The National Union of Teachers (NUT) Executive ignored the views of a huge majority of members (as expressed in an internal survey) and decided not to proceed with a further national strike on pensions on 28 March.
Despite a 73.4% yes to strike action, the majority on the Executive decided that there was insufficient support for continuing action. 15 NEC members pushed a vote to proceed with the action but they were opposed by 24 members, including a significant number who would regard themselves as being on the left of the union.
The NUT leadership have failed to show anything like the degree of urgency required in this dispute. Having started by announcing that the union had “reserved its position” on the pensions deal (rather than rejecting it), the NUT then went on to reject any possibility of strike action in January, February or early March despite proposals being put to the Executive and a specific proposal from the University and College Union for action on 1 March.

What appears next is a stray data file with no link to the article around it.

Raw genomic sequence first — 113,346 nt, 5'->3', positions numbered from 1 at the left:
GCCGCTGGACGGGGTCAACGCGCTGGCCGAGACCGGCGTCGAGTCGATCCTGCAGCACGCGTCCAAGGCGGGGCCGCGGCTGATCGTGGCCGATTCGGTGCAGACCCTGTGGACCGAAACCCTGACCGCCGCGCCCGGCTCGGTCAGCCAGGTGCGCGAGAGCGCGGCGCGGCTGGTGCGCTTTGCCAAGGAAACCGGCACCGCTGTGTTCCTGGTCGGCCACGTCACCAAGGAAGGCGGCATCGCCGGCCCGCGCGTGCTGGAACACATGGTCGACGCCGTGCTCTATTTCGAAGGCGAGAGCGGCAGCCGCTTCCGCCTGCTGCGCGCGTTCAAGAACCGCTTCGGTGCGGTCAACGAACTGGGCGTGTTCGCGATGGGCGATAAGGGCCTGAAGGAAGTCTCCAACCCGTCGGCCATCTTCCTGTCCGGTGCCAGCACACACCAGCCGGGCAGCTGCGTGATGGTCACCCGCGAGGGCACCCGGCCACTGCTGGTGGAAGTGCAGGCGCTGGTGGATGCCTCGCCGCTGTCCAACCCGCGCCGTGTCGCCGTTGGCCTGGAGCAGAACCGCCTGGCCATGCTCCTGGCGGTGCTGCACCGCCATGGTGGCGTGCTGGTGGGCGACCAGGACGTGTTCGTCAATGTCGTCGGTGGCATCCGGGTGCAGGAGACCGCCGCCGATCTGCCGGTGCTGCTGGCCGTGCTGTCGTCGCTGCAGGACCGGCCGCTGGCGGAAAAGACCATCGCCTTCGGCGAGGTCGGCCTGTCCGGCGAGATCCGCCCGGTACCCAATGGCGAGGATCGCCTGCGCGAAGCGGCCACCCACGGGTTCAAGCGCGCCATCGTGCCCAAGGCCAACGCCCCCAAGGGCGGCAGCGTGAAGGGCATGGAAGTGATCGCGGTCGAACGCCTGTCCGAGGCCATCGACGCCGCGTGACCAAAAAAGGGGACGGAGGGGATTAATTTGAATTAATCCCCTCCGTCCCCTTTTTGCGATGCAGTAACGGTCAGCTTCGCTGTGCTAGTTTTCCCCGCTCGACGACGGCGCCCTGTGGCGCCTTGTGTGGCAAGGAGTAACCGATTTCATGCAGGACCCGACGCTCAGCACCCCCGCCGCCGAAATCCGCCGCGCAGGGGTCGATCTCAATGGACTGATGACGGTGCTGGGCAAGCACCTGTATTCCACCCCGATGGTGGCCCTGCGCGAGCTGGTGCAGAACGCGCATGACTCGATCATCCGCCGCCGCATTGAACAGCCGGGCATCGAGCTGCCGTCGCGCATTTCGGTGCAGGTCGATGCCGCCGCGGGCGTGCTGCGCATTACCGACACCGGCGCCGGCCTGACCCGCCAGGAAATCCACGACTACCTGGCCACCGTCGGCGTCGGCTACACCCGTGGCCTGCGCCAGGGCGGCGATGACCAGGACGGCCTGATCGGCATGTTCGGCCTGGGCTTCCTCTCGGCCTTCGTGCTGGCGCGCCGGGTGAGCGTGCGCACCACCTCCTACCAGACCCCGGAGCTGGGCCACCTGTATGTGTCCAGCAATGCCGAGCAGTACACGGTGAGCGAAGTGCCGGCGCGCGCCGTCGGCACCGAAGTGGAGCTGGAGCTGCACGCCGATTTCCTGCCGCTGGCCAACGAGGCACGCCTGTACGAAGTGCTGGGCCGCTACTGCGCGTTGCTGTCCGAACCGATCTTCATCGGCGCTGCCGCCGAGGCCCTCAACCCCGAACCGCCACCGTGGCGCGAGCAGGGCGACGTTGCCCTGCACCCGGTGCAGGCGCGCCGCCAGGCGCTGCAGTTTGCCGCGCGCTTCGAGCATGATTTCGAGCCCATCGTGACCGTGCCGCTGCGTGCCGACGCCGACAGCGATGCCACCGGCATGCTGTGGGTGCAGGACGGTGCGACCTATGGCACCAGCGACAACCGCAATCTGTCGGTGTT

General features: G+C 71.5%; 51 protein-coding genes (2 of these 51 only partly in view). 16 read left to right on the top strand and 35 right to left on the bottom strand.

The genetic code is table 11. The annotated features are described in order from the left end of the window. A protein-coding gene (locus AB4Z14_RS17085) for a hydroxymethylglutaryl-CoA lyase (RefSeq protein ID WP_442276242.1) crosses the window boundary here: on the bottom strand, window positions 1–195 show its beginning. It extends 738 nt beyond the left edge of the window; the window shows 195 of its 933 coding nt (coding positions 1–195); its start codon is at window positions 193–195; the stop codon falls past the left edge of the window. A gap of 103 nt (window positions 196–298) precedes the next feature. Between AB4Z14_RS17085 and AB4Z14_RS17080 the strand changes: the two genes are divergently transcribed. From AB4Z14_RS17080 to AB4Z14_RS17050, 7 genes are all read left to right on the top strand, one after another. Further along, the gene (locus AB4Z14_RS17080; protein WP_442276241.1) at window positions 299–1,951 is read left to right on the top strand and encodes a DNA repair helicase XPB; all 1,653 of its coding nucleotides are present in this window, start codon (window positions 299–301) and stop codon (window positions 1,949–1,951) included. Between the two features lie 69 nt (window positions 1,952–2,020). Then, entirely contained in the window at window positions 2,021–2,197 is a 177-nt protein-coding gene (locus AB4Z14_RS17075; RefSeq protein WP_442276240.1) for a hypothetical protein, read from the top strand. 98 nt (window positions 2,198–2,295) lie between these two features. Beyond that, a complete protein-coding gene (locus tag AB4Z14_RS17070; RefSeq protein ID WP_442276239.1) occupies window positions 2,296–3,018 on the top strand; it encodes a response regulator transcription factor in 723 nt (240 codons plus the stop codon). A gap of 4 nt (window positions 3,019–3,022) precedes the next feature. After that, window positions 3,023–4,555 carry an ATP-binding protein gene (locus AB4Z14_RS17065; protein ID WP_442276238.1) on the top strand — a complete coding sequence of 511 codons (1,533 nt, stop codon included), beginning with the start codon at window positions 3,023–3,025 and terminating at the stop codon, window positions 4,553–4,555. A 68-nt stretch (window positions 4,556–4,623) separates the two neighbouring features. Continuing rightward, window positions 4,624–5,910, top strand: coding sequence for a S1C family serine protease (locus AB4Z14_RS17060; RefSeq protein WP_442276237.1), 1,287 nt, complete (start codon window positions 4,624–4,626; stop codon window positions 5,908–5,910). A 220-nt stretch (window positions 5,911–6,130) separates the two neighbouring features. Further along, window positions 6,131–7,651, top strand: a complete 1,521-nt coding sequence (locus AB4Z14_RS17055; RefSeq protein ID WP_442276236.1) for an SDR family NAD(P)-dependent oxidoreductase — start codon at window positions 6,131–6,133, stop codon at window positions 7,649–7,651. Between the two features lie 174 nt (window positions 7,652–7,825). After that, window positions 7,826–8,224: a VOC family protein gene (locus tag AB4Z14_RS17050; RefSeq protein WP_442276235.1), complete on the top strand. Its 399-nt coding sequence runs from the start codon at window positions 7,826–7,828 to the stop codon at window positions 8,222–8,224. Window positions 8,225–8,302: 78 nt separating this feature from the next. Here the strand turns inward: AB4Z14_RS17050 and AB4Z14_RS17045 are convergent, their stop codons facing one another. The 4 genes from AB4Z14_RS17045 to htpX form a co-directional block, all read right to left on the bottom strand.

The idea that we would get a yes vote comparable to the 92% last year was fantasy, and no-one in the run-up to the survey ever suggested we would. Turnout is always variable across the country and was not significantly more so in this case. Not a single division or association failed to vote yes for action.
In place of national action, the NUT has decided to call on members in London to take action on 28 March with a view to rolling out action across other regions after Easter (after reviewing the London strike). This “strategy” is incoherent; how can a potential regional strike help us rebuild support for national action?
Nevertheless, it is important that the strike is supported and that members outside London who are prepared to take action work with London divisions and associates to keep up the pressure for more national action.
If that can be done the central job is to ensure that, this time, there is a strategy to win rather than the very occasional one-day protest strikes we have seen so far.